The Australian Competition and Consumer Commission (“ACCC”) has revealed in a Media Release that the Federal Court of Australia (“the Court”) has handed down a decision where ticket reseller viagogo AG (“viagogo”) has been ordered to pay a penalty of $7 million for “breaching the Australian Consumer Law ('ACL') by making false or misleading representations when reselling tickets for live music and sports event”.
On 18 April 2019, in Australian Competition and Consumer Commission v viagogo AG  FCA 544, Federal Court Justice Stephen Burley found that viagogo had engaged in misleading and deceptive conduct by acting in a way liable to mislead the public when reselling entertainment, music and live sport event tickets, in breach of the Australian Consumer Law. According to a Sydney Morning Herald article, viagogo has sold tickets to events such including Queen and Adam Lambert, The Book of Mormon musical, the Australian Open tennis tournament, and Ashes cricket matches.
The Sydney Morning Herald said:
"It was also not clear to consumers that "booking fees" of up to 28 per cent of the ticket price applied, on top of advertised prices, or that claims about the scarcity of tickets remaining for an event did not refer to the venue as a whole but only to tickets available through the reseller's website.
The court found viagogo had suggested it was an official ticket seller by using the phrase "Buy Now, viagogo Official Site" in sponsored advertisements on Google that directed consumers to the Switzerland-based ticket reseller's Australian website, which was its "virtual shopfront in Australia"."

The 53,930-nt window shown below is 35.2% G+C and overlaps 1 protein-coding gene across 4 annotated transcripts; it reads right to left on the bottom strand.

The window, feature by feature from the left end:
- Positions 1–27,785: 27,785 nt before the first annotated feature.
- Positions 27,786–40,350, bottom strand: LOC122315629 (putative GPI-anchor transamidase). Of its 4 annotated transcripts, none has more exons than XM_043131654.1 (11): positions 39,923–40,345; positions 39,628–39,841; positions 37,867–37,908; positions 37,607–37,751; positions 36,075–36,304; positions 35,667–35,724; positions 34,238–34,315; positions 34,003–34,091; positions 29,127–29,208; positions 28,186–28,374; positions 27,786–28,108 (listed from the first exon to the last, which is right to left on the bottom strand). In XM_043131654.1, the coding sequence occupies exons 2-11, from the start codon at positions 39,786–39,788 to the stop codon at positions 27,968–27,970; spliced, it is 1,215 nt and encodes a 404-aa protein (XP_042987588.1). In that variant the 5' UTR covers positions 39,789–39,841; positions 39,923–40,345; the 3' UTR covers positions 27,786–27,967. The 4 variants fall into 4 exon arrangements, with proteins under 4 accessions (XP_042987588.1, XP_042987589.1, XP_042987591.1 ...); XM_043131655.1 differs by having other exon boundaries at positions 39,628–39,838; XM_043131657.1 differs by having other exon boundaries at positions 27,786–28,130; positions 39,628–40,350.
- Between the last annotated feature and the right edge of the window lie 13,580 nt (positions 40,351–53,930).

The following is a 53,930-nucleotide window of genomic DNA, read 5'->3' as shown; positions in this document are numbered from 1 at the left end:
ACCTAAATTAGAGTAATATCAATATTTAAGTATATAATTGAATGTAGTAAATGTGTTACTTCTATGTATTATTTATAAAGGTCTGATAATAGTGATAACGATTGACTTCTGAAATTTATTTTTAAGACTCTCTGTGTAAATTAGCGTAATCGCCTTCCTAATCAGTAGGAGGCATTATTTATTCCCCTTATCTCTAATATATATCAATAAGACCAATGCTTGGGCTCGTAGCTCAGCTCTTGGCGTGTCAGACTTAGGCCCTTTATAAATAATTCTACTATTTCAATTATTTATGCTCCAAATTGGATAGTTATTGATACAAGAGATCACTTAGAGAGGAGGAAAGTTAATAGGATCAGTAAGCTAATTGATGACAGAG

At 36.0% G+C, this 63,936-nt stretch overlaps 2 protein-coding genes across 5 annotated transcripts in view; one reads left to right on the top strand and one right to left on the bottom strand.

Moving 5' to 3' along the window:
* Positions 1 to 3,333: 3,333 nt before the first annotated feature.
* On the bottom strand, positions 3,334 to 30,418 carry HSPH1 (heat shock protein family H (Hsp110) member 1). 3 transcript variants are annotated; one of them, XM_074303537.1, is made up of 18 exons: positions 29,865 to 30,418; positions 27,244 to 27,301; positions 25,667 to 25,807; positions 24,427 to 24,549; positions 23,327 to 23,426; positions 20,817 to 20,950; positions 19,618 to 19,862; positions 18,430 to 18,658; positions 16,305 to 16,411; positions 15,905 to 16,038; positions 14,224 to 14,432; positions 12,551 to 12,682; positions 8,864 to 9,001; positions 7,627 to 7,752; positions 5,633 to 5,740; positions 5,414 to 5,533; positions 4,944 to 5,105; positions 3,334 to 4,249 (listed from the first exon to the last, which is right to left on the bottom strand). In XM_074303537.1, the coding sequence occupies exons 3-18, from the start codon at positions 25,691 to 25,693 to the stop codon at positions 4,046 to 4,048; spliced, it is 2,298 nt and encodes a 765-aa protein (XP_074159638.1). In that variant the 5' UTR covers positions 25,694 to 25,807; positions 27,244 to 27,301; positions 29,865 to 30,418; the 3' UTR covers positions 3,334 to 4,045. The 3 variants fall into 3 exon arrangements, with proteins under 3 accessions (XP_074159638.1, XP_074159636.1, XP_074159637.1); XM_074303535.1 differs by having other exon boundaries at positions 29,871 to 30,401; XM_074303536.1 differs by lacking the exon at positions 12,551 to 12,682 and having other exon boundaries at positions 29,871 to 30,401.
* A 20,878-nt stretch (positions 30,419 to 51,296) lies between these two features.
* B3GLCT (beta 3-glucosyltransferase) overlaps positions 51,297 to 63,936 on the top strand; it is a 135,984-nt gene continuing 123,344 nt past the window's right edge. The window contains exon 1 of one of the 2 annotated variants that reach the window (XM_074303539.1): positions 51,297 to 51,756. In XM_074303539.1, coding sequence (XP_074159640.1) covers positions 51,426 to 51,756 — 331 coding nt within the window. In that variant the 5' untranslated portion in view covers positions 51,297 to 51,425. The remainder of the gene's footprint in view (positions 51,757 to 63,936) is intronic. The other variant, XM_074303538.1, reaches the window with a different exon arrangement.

Justice Burley ordered viagogo to pay a total of $7 million for four separate breaches of the ACL, covering representations about the nature of its services, the quantity of tickets available and its pricing. He also ordered viagogo to pay the ACCC's legal costs and granted an injunction restraining viagogo from engaging in the impugned conduct, as well as an Order for viagogo to participate in a Compliance Program .
At para 58 of the judgment Burley J said viagogo had misrepresented that:
His Honour also noted it was a “very serious misrepresentation, because it fundamentally misled consumers as to the nature of viagogo's business in order to attract consumers”. In fact, viagogo was not an official seller but provided “… a platform for third parties to sell tickets second hand.”
The Court found viagogo's use of phrases such as “only a few tickets left” was deceptive because they related to tickets available through its own website — not the overall availability of tickets to an event. His Honour said at [para 67] those phrases:
Burley J also said that consumers drawn in by the misleading Google advertisement were “exposed to further misleading conduct” on the viagogo website. According to the Sydney Morning Herald, the ACCC had submitted the penalty should be between $12.1 million and $13.4 million, while viagogo contended it should not be more than $3 million.
In a statement ACCC Chair, Rod Sims said of the Court’s decision:
Speaking to ABC News, viagogo said the platform had been “overhauled since the court's initial decision". A spokesperson for the company said the changes included consultation with consumer protection regulators in “a number of countries … viagogo is committed to providing an important service to consumers that use our platform”.
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Australian Competition and Consumer Commission v viagogo AG (No 3)  FCA 1423 (2 October 2020)
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